The number of tools and technologies available to sales professionals and customers is only increasing, it can be hard to maintain consistent interaction with existing and potential customers. Leverage social content management and scheduling tools such as Buffer, Hootsuite, Meet Edgar, Unfollowers and Rignite to free time and focus on additional revenue generating activities.

8. 5 W's to decision making.

The number of individuals involved in the decision making process is increasing. According to recent CEB research, on average 5.4 people now have to formally sign off on each purchase. To navigate the decision making process think of who is responsible for the financial, business and technology decision. Then, understand how the overall process ties together:

  • When will a decision be made? (work backwards from here)
  • Who will make the decision?
  • What is the process?
  • Where will decision be made?
  • Why the decision is made this way?

9.Paid to be pessimists.

Approaching the end of the month, quarter and year while maintaining forecast accuracy can be daunting. I encourage you to think of every eventuality that could prevent an opportunity from closing. One of the most powerful questions to ask a prospect for any deal is, "What is the impact on your business if you do not move forward with a purchase before a certain date?" Ask early and based on the response you will either reaffirm the opportunity or identify potential obstacles.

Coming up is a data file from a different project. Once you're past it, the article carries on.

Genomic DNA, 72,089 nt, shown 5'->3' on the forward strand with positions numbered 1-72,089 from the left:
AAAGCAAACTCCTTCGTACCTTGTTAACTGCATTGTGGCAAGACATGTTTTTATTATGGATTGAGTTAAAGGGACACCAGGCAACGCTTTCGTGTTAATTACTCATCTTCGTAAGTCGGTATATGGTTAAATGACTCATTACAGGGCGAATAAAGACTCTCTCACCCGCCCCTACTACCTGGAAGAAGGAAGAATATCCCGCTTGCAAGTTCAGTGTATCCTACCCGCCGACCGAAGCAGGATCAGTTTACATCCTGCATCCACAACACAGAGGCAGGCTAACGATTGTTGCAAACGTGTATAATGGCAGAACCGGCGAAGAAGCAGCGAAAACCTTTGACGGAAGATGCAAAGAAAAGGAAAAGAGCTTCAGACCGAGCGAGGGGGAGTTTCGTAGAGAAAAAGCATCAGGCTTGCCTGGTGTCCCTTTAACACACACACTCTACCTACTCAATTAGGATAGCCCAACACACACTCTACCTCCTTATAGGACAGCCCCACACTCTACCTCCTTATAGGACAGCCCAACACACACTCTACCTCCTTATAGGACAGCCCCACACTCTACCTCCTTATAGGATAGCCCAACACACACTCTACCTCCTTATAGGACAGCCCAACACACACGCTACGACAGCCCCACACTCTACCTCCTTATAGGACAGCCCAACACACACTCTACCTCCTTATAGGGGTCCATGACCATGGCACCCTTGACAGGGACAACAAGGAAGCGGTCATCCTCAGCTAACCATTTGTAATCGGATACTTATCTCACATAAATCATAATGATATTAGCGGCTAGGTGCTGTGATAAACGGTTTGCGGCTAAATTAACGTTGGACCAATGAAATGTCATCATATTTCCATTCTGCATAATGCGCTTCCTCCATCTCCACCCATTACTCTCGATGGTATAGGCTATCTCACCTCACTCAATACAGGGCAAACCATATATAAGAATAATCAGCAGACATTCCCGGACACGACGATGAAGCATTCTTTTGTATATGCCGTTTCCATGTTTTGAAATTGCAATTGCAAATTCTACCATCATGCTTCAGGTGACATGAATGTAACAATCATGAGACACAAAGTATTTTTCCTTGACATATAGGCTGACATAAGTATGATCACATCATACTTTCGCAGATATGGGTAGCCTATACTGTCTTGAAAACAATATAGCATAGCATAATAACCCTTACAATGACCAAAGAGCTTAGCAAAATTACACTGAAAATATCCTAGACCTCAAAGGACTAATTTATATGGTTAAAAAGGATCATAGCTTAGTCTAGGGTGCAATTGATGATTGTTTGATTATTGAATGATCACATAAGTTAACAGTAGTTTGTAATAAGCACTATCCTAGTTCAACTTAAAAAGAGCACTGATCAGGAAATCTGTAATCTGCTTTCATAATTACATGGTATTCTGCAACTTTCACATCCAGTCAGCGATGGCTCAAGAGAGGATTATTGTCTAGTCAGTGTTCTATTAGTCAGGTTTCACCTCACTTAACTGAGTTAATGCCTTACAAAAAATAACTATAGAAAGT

Related: Surviving fourth quarter madness -- how to handle the year end sales crunch.

10. Email for sales success.

Email should not be a standalone activity but integrated into a broader prospecting strategy. Although there is no sure fire way to guarantee an email response, you can increase your rate of response. A few tips include:

  • Keep mobile in mind: 4-7 words for subject line
  • Create a sense of urgency: "Still on track for…", "What would be a good next step?"
  • Leverage social triggers. Social tools like LinkedIn, Twitter, or Facebook will let you know when a prospect has posted. Use this information to follow-up via social or email
  • Emails with "Re: " have a greater chance of being opened.

These are only a few of the sales hacks that I have seen enable success and have worked for me. What are the sales hacks, tools or technology you are using to enable both personal and professional growth?

Gary Smyth

President of the American Association of Inside Sales Professionals, Austin Chapter

Gary Smyth is a sales professional with more than 12 years of sales and leadership experience within the technology and manufacturing industries. Most recently, he has nine years of experience at Oracle America, Inc. building a successful sales and business development organization of 98 sales professionals and 10 sales managers, being hub lead for over 200 sales professionals, driving a multi-million dollar business, and consistently growing new markets. Smyth has been recognized for leadership and exceeding quota at all levels.  He is a published sales author, a certified sales professional, and is also president of the American Association of Inside Sales Professionals Austin Chapter.